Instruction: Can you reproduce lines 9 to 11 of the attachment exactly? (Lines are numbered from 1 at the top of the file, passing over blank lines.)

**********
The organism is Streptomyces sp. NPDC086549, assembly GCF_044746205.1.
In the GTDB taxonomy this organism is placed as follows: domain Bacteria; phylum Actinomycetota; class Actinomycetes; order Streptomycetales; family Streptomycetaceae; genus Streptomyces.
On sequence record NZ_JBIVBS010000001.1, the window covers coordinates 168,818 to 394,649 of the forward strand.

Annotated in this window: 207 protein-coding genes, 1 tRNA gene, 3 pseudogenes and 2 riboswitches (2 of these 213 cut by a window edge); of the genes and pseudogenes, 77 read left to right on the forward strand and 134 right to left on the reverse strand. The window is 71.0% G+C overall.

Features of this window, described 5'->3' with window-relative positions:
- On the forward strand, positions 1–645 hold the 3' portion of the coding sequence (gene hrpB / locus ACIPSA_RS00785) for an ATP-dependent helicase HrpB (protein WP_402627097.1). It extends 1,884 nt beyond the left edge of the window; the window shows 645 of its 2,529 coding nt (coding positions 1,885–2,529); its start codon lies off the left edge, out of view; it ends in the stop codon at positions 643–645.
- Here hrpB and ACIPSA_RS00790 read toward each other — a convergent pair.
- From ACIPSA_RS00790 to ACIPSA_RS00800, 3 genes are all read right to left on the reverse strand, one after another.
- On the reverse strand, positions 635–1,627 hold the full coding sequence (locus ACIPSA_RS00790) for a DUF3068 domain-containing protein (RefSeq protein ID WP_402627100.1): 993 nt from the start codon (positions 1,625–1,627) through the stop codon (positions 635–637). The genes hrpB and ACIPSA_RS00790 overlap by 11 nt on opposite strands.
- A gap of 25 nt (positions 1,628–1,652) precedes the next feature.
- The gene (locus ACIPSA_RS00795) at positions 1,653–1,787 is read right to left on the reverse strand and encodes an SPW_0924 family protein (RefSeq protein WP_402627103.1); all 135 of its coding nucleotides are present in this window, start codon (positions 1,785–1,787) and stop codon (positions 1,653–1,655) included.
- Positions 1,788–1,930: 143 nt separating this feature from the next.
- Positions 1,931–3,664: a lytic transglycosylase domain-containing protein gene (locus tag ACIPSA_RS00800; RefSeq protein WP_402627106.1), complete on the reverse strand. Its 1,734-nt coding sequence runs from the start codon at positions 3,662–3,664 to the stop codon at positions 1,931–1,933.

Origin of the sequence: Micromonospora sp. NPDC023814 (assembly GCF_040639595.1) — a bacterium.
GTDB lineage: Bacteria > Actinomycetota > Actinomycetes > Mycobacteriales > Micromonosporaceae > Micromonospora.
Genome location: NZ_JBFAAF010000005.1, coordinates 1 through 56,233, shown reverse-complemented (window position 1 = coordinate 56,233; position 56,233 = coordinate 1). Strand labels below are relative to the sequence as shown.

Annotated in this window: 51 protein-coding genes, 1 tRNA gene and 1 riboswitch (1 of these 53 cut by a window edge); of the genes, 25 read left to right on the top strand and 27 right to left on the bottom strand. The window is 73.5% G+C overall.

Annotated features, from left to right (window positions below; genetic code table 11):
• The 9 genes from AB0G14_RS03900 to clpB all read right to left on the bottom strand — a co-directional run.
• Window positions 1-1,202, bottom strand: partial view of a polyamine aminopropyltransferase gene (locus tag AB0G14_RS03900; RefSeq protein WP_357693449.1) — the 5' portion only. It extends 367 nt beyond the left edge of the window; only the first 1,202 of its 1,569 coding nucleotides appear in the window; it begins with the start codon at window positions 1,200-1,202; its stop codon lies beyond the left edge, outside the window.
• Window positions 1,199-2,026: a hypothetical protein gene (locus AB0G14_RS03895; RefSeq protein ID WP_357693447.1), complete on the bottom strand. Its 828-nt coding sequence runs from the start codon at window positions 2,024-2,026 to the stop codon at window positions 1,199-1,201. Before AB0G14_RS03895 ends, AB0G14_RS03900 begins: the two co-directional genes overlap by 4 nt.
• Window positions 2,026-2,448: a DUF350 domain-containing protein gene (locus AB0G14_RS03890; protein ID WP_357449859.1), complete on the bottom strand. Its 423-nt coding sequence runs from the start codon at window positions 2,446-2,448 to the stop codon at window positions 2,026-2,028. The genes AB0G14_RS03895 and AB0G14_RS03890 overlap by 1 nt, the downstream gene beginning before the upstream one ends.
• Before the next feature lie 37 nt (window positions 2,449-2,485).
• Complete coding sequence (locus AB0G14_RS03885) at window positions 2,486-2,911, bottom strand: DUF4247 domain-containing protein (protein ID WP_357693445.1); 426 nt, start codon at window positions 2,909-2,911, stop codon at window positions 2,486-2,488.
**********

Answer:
- On the reverse strand, positions 635–1,627 hold the full coding sequence (locus ACIPSA_RS00790) for a DUF3068 domain-containing protein (RefSeq protein ID WP_402627100.1): 993 nt from the start codon (positions 1,625–1,627) through the stop codon (positions 635–637). The genes hrpB and ACIPSA_RS00790 overlap by 11 nt on opposite strands.
- A gap of 25 nt (positions 1,628–1,652) precedes the next feature.
- The gene (locus ACIPSA_RS00795) at positions 1,653–1,787 is read right to left on the reverse strand and encodes an SPW_0924 family protein (RefSeq protein WP_402627103.1); all 135 of its coding nucleotides are present in this window, start codon (positions 1,785–1,787) and stop codon (positions 1,653–1,655) included.